Hollywood Remains to Be Seen

Virginia Rappe
1895 - 1921

Hollywood Forever


As a young actress, Virginia Rappe appeared in small roles in four forgettable silent films. As the victim in the sensational murder trial of comedian Roscoe "Fatty" Arbuckle, Rappe achieved Hollywood immortality.

Rappe's career began as a model. When producer Mack Sennett saw her picture on the sheet music for "Let Me Call You Sweetheart," he offered her a job with his Keystone Film Company, and she appeared in small roles in several films. Rappe also attracted the attention of former Keystone comedian Roscoe "Fatty" Arbuckle, who invited her to a party at the St. Francis Hotel in San Francisco in 1921 to celebrate the signing of his new three-year, $3 million contract with Paramount Pictures. The festivities lasted for several days in a suite of three rooms on the 12th floor of the hotel. At one point during the festivities, Arbuckle grabbed Rappe, escorted her into a bedroom, and closed the door.

What happened behind that door will probably never be known for sure. But when the door opened again, Rappe was writhing on the bed, crying out in pain. Within a few days, she would be dead -- the coroner determined that her death was caused by a ruptured bladder, which led to peritonitis -- and Arbuckle would be charged with her murder. After three trials, Arbuckle would be found not guilty of all charges, with the jury even going so far as to apologize to him, but his career as a performer would be over.

The sensationalistic press made the most of the trial. There were reports that Arbuckle, who weighed nearly 300 pounds, caused the injury to Rappe when he was on top of her during a forced sexual encounter. Other stories claimed he had raped her with a foreign object, perhaps a champagne bottle. Most of these stories included the most lurid, graphic detail possible.

Arbuckle first went on trial in November 1921. The prosecution claimed that, when Arbuckle brought Rappe into the bedroom, he said, "I've been waiting for this for a long time," and witnesses reported hearing Rappe's screams from behind the locked door. Arbuckle's version of the story was that, shortly after they entered the bedroom, Rappe became ill and vomited several times. He led her to the bed, then returned to the party. When he went back to check on her, he discovered her moaning in pain and barely coherent.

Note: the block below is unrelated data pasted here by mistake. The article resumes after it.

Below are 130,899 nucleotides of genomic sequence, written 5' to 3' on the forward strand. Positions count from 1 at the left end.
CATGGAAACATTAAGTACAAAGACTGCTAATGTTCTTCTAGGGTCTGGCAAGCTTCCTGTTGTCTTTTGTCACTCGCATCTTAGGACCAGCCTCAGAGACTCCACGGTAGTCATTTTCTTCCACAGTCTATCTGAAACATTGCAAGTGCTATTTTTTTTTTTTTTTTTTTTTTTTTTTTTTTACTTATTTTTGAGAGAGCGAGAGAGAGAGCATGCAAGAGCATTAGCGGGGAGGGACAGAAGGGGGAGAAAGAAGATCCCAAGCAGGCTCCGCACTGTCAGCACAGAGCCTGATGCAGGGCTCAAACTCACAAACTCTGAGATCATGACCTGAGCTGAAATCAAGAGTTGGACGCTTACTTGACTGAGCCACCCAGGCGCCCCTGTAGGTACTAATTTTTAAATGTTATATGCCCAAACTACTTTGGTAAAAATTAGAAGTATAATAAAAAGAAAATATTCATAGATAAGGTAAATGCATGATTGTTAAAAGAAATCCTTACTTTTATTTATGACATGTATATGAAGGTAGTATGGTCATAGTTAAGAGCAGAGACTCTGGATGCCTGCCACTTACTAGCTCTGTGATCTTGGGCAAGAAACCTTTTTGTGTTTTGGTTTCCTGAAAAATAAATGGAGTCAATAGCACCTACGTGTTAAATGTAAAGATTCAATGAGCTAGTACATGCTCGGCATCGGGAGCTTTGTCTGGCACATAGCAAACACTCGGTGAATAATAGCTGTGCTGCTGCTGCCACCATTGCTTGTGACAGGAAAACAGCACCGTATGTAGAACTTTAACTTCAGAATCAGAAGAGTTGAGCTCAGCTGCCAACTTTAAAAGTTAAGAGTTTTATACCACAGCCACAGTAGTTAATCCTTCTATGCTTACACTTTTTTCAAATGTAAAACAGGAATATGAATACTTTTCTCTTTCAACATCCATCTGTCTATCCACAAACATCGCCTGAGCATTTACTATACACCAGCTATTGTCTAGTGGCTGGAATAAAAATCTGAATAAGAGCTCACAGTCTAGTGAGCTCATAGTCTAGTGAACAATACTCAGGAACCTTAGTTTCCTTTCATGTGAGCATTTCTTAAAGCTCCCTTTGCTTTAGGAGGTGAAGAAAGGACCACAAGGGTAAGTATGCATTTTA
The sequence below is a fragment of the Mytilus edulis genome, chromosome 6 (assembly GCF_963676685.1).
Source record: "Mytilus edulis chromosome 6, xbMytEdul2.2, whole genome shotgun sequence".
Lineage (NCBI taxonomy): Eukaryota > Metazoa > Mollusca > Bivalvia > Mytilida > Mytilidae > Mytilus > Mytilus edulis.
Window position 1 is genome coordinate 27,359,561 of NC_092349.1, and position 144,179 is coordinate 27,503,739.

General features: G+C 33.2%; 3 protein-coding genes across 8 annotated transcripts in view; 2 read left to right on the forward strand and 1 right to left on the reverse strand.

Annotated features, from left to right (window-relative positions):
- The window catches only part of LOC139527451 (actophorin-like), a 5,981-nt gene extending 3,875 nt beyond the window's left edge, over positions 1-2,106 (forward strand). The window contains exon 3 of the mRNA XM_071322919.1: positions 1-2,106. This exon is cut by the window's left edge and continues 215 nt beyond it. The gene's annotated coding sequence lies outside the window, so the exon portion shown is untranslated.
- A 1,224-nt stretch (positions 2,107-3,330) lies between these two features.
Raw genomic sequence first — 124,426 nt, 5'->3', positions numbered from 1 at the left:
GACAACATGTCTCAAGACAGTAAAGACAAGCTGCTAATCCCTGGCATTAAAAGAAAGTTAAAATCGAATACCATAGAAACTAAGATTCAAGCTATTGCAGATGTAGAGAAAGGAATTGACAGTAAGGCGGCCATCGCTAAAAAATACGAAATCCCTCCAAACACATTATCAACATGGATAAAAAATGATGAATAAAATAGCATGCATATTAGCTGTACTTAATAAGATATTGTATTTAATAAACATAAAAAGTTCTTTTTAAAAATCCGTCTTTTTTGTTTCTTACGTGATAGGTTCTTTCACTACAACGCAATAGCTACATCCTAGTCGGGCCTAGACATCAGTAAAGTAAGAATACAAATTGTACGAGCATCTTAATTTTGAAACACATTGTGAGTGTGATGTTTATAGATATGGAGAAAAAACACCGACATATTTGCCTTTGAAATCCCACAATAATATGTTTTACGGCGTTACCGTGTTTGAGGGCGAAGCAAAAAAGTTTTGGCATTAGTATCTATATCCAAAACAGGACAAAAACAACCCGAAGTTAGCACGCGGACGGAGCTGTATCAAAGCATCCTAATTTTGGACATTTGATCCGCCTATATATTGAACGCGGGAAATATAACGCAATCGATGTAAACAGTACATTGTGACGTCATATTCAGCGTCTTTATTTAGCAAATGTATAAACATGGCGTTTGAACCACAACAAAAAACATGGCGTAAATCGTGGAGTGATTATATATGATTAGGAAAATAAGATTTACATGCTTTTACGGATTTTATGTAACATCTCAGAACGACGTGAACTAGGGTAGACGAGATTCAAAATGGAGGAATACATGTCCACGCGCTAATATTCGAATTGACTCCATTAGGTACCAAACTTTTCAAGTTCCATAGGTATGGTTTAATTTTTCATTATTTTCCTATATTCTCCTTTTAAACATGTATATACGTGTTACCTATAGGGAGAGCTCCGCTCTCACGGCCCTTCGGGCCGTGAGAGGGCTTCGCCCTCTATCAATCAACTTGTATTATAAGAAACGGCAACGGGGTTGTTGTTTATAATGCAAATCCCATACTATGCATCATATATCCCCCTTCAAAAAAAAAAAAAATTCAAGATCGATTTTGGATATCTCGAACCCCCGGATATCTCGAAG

The sensational trial was front-page news for weeks. In the press, Rappe was presented as an innocent, na´ve starlet, and Arbuckle was assumed to be guilty. The press didn't mention that Rappe's bladder may have been damaged in a recent abortion, or that in the weeks prior to the party she had exhibited symptoms of a bladder infection, and the contractions of her abdominal muscles while she vomited might have caused her diseased bladder to rupture. In the press, and to the public, Arbuckle had become a symbol of Hollywood's immorality. Across the country, theaters stopped showing his films.

After the first trial, however, when Arbuckle took the witness stand in his own defense, the jury was unable to reach a verdict, though they voted 10 to 2 for acquittal. At the second trial, Arbuckle did not take the stand, and the jury might have seen this as his admission of guilt. Again, they could not reach a decision, but this time they voted 10 to 2 for conviction. At the third trial, which began in March 1922, Arbuckle again took the witness stand. At the end of the trial, the jury deliberated only a few minutes before finding Arbuckle not guilty of all charges. In fact, the jury wrote a note of apology to Arbuckle: "Acquittal is not enough for Roscoe Arbuckle. We feel that a great injustice has been done him. We feel also that it was our only plain duty to give him this exoneration. There was not the slightest proof adduced to connect him in any way with the commission of a crime. ... The happening at the hotel was an unfortunate affair for which Arbuckle, so the evidence shows, was in no way responsible. We wish him success and hope that the American people will take the judgment of 14 men and women who have sat listening for 31 days to the evidence that Roscoe Arbuckle is entirely innocent and free from all blame."

Unfortunately, the public and the Hollywood establishment thought otherwise. Paramount cancelled Arbuckle's contract and, in April 1922, less than a week after Arbuckle was cleared of all charges, the newly formed Hays Office banned Arbuckle from making any films. Though the ban was lifted a few months later, Arbuckle's career never recovered from the incident. For years, Arbuckle could not find a job in Hollywood. He eventually began working as a director of comedy shorts, using the name William B. Goodrich, based on Buster Keaton's suggestion that he use the name Will B. Good. Arbuckle died in 1933.

Before her death, Rappe appeared in small roles in four films -- "Paradise Garden" (1917), "The Foolish Virgin" (1917), "A Twilight Baby" (1920) and "An Adventuress" (1922), which starred Rudolph Valentino, and was released after her death. During Arbuckle's trials, theaters across the country began to show these films, in an attempt to take advantage of the sensational circumstances surrounding her death. Eventually, a national association of theater owners voted to ban the showing of her films in an effort to stop the exploitation.

Rappe's grave is one of two locations at Hollywood Forever said to be haunted. (The other is the area around actor Clifton Webb's crypt in the Abbey of the Psalms mausoleum.) Some visitors to Hollywood Forever have reported what sounds like a woman sobbing or crying out in pain near Rappe's grave.

Rappe was born Virginia Rapp in 1895 (some sources say 1896) in New York City, NY. She died on Sept. 9, 1921, in San Francisco, CA.



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